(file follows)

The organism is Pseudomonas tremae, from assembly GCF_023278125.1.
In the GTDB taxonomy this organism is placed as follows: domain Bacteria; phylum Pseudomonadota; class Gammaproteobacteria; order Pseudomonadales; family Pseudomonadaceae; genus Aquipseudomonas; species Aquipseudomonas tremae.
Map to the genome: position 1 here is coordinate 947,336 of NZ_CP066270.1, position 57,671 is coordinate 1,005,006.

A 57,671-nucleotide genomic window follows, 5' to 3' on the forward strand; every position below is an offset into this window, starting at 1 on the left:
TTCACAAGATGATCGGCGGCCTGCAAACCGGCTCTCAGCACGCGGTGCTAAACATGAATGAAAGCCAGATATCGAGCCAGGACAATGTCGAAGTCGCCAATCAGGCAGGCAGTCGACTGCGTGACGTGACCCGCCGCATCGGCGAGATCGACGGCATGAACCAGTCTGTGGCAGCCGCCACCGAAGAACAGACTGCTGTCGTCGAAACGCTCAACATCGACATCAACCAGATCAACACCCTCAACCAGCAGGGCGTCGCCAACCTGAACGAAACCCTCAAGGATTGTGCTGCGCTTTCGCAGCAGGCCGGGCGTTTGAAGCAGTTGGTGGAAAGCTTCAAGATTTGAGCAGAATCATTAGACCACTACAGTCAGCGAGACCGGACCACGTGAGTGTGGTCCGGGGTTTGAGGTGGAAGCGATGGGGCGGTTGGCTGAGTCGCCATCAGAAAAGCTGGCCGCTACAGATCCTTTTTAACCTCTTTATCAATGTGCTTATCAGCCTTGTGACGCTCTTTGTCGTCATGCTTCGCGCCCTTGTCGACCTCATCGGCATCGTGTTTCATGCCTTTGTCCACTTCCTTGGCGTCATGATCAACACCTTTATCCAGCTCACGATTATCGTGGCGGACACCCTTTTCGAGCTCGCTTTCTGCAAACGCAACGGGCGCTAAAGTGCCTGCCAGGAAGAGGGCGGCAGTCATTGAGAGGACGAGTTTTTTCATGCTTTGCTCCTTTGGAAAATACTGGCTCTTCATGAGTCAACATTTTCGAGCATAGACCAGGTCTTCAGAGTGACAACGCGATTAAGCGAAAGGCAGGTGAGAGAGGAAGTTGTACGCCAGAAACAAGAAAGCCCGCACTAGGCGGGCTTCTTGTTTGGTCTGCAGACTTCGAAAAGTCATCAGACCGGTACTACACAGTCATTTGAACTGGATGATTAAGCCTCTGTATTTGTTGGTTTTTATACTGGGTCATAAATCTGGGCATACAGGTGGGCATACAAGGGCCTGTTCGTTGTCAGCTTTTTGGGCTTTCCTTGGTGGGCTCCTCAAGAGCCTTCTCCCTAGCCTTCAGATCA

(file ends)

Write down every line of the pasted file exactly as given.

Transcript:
The organism is Pseudomonas tremae, from assembly GCF_023278125.1.
In the GTDB taxonomy this organism is placed as follows: domain Bacteria; phylum Pseudomonadota; class Gammaproteobacteria; order Pseudomonadales; family Pseudomonadaceae; genus Aquipseudomonas; species Aquipseudomonas tremae.
Map to the genome: position 1 here is coordinate 947,336 of NZ_CP066270.1, position 57,671 is coordinate 1,005,006.

A 57,671-nucleotide genomic window follows, 5' to 3' on the forward strand; every position below is an offset into this window, starting at 1 on the left:
TTCACAAGATGATCGGCGGCCTGCAAACCGGCTCTCAGCACGCGGTGCTAAACATGAATGAAAGCCAGATATCGAGCCAGGACAATGTCGAAGTCGCCAATCAGGCAGGCAGTCGACTGCGTGACGTGACCCGCCGCATCGGCGAGATCGACGGCATGAACCAGTCTGTGGCAGCCGCCACCGAAGAACAGACTGCTGTCGTCGAAACGCTCAACATCGACATCAACCAGATCAACACCCTCAACCAGCAGGGCGTCGCCAACCTGAACGAAACCCTCAAGGATTGTGCTGCGCTTTCGCAGCAGGCCGGGCGTTTGAAGCAGTTGGTGGAAAGCTTCAAGATTTGAGCAGAATCATTAGACCACTACAGTCAGCGAGACCGGACCACGTGAGTGTGGTCCGGGGTTTGAGGTGGAAGCGATGGGGCGGTTGGCTGAGTCGCCATCAGAAAAGCTGGCCGCTACAGATCCTTTTTAACCTCTTTATCAATGTGCTTATCAGCCTTGTGACGCTCTTTGTCGTCATGCTTCGCGCCCTTGTCGACCTCATCGGCATCGTGTTTCATGCCTTTGTCCACTTCCTTGGCGTCATGATCAACACCTTTATCCAGCTCACGATTATCGTGGCGGACACCCTTTTCGAGCTCGCTTTCTGCAAACGCAACGGGCGCTAAAGTGCCTGCCAGGAAGAGGGCGGCAGTCATTGAGAGGACGAGTTTTTTCATGCTTTGCTCCTTTGGAAAATACTGGCTCTTCATGAGTCAACATTTTCGAGCATAGACCAGGTCTTCAGAGTGACAACGCGATTAAGCGAAAGGCAGGTGAGAGAGGAAGTTGTACGCCAGAAACAAGAAAGCCCGCACTAGGCGGGCTTCTTGTTTGGTCTGCAGACTTCGAAAAGTCATCAGACCGGTACTACACAGTCATTTGAACTGGATGATTAAGCCTCTGTATTTGTTGGTTTTTATACTGGGTCATAAATCTGGGCATACAGGTGGGCATACAAGGGCCTGTTCGTTGTCAGCTTTTTGGGCTTTCCTTGGTGGGCTCCTCAAGAGCCTTCTCCCTAGCCTTCAGATCA